The Top 4 Reasons Why Salespeople Don’t Use CRM
The Top 4 Reasons Why Salespeople Don’t Use CRM
For the most part, the executive and management team can see the immediate benefits of implementing a new, cloud-based CRM system. Sales data can be stored securely in a central location while enabling the ability to monitor processes, sales performance, deal progression, and more.
But, what about the sales team? How do they feel about your CRM system–and, why aren’t they using it? Well, quite often, salespeople may look at a CRM system as just another tool for their bosses to keep track of their work. In some instances, the CRM has gotten a bad rap as having the “big brother” effect.
In addition, sales reps may think that adding data to the system takes away from their time from selling time to customers. There are many varied reasons why sales reps don’t immediately take to a CRM system. We will explore them here.
1. It’s easier to use paper
For the most part, using paper is quite dated but some salespeople just love their spreadsheets and pens. They might think it’s easier to stick to the same system they’ve used for years. If they’re making their number, why bother to change anything? Why not just stick to the same manual processes and printed email lists? It’s so simple.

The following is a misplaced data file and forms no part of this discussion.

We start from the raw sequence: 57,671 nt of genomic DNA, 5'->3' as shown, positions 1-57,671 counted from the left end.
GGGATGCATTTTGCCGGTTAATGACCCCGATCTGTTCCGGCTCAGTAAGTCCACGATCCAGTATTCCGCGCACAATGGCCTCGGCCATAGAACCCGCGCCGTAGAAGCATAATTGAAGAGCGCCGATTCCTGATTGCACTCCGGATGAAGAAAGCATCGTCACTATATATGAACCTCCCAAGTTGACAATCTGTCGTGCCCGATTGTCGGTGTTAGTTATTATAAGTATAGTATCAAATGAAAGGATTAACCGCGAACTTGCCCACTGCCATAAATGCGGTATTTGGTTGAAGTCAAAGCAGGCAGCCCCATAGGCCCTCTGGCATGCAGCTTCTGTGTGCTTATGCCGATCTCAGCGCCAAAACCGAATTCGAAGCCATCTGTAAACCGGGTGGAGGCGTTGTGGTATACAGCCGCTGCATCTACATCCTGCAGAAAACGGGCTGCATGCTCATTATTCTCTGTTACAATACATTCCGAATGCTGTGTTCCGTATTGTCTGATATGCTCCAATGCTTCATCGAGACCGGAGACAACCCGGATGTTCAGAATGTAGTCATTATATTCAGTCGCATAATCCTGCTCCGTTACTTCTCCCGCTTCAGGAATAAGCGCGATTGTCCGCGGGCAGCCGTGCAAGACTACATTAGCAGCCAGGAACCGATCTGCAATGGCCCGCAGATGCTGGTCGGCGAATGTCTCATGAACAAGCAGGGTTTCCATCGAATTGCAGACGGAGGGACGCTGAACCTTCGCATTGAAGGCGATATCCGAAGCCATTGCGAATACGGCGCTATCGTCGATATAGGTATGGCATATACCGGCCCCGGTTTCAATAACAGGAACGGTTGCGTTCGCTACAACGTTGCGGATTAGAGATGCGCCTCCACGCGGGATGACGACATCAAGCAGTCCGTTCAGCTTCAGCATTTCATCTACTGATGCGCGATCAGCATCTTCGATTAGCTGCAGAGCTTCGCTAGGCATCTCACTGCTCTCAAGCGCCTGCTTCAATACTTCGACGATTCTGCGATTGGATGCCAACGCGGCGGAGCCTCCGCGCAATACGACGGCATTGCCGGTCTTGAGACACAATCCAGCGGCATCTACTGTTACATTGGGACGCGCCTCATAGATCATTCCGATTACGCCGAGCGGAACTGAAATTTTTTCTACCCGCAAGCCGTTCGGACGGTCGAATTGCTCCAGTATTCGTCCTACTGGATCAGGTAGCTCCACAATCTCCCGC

Just take your pencil or pen and tick off the calls you have made, then take notes. Still, it’s easy to see how time-consuming and costly this process can be. How much more time can be saved through a CRM system, which then leads to optimized selling time?
With multiple clients, there are just too many things to keep in your head–it’s too easy to forget or make a mistake. For instance, if you promised to send something to a customer, but didn’t write it down, how do you remember? What happens when you forget, and the customer loses trust?
Plus, sales has to do with a lot of following up. How can you remind yourself to follow up with over 20 people to manage? Write things on paper all you want, but your brain can’t compare to advanced software and high-speed computers. In today’s consumer-driven market, it takes more than a phone call to win over a customer.
And, yet, you must manage how much time you spend chasing one prospect. There are now more ways to communicate that phone calls and meetings. You now have emails, videos, SMS texts, instant messages, and social media. Trying writing notes on all of that. Instead, a CRM system can store and track every interaction, in a chronological fashion for easy management and tracking.
2. It takes too long to enter data
Let’s face it, most salespeople worth their salt want to spend time closing deals–that is the most glamorous part of the job. They want to be smiling and dialing, meeting with clients, and achieving their sales quotas so that they can make the big bucks. Who wouldn’t want all that?
So, when it comes to the less-glamorous aspects of sales–such as administrative tasks–many salespeople are less than enthused. As a result, they might not use a CRM system because they think it just takes too much time to enter data.